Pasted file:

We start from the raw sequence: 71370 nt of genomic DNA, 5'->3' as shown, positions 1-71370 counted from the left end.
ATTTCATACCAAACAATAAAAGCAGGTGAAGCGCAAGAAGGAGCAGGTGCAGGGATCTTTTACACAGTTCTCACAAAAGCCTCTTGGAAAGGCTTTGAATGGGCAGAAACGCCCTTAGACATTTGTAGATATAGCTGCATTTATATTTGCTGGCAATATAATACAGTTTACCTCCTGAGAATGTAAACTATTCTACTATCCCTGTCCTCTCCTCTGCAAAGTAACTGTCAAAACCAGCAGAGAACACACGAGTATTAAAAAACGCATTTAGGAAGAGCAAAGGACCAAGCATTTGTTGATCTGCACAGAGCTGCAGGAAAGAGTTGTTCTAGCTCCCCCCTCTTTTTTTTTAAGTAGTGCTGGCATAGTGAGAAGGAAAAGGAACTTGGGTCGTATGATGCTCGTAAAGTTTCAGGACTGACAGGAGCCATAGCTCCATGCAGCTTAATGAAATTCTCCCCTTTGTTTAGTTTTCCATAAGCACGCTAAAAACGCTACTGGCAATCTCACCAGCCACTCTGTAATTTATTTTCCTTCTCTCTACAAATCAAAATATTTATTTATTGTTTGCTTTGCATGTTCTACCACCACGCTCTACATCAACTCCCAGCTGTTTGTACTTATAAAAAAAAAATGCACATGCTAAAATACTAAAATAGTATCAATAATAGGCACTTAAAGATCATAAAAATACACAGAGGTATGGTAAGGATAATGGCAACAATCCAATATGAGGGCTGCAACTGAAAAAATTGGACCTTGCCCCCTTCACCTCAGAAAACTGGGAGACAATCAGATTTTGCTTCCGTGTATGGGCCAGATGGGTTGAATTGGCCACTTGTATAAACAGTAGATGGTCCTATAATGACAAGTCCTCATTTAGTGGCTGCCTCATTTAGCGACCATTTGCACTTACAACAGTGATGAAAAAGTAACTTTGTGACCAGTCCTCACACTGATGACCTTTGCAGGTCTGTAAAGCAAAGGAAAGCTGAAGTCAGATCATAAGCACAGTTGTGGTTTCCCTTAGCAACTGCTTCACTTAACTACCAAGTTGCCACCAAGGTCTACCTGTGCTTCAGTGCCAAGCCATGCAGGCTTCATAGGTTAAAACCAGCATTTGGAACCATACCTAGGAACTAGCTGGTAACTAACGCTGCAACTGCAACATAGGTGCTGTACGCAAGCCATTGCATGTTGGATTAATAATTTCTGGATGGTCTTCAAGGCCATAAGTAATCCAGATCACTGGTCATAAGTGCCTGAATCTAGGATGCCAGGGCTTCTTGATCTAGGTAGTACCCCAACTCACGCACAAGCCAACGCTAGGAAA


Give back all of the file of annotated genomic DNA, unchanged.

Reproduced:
We start from the raw sequence: 71370 nt of genomic DNA, 5'->3' as shown, positions 1-71370 counted from the left end.
ATTTCATACCAAACAATAAAAGCAGGTGAAGCGCAAGAAGGAGCAGGTGCAGGGATCTTTTACACAGTTCTCACAAAAGCCTCTTGGAAAGGCTTTGAATGGGCAGAAACGCCCTTAGACATTTGTAGATATAGCTGCATTTATATTTGCTGGCAATATAATACAGTTTACCTCCTGAGAATGTAAACTATTCTACTATCCCTGTCCTCTCCTCTGCAAAGTAACTGTCAAAACCAGCAGAGAACACACGAGTATTAAAAAACGCATTTAGGAAGAGCAAAGGACCAAGCATTTGTTGATCTGCACAGAGCTGCAGGAAAGAGTTGTTCTAGCTCCCCCCTCTTTTTTTTTAAGTAGTGCTGGCATAGTGAGAAGGAAAAGGAACTTGGGTCGTATGATGCTCGTAAAGTTTCAGGACTGACAGGAGCCATAGCTCCATGCAGCTTAATGAAATTCTCCCCTTTGTTTAGTTTTCCATAAGCACGCTAAAAACGCTACTGGCAATCTCACCAGCCACTCTGTAATTTATTTTCCTTCTCTCTACAAATCAAAATATTTATTTATTGTTTGCTTTGCATGTTCTACCACCACGCTCTACATCAACTCCCAGCTGTTTGTACTTATAAAAAAAAAATGCACATGCTAAAATACTAAAATAGTATCAATAATAGGCACTTAAAGATCATAAAAATACACAGAGGTATGGTAAGGATAATGGCAACAATCCAATATGAGGGCTGCAACTGAAAAAATTGGACCTTGCCCCCTTCACCTCAGAAAACTGGGAGACAATCAGATTTTGCTTCCGTGTATGGGCCAGATGGGTTGAATTGGCCACTTGTATAAACAGTAGATGGTCCTATAATGACAAGTCCTCATTTAGTGGCTGCCTCATTTAGCGACCATTTGCACTTACAACAGTGATGAAAAAGTAACTTTGTGACCAGTCCTCACACTGATGACCTTTGCAGGTCTGTAAAGCAAAGGAAAGCTGAAGTCAGATCATAAGCACAGTTGTGGTTTCCCTTAGCAACTGCTTCACTTAACTACCAAGTTGCCACCAAGGTCTACCTGTGCTTCAGTGCCAAGCCATGCAGGCTTCATAGGTTAAAACCAGCATTTGGAACCATACCTAGGAACTAGCTGGTAACTAACGCTGCAACTGCAACATAGGTGCTGTACGCAAGCCATTGCATGTTGGATTAATAATTTCTGGATGGTCTTCAAGGCCATAAGTAATCCAGATCACTGGTCATAAGTGCCTGAATCTAGGATGCCAGGGCTTCTTGATCTAGGTAGTACCCCAACTCACGCACAAGCCAACGCTAGGAAA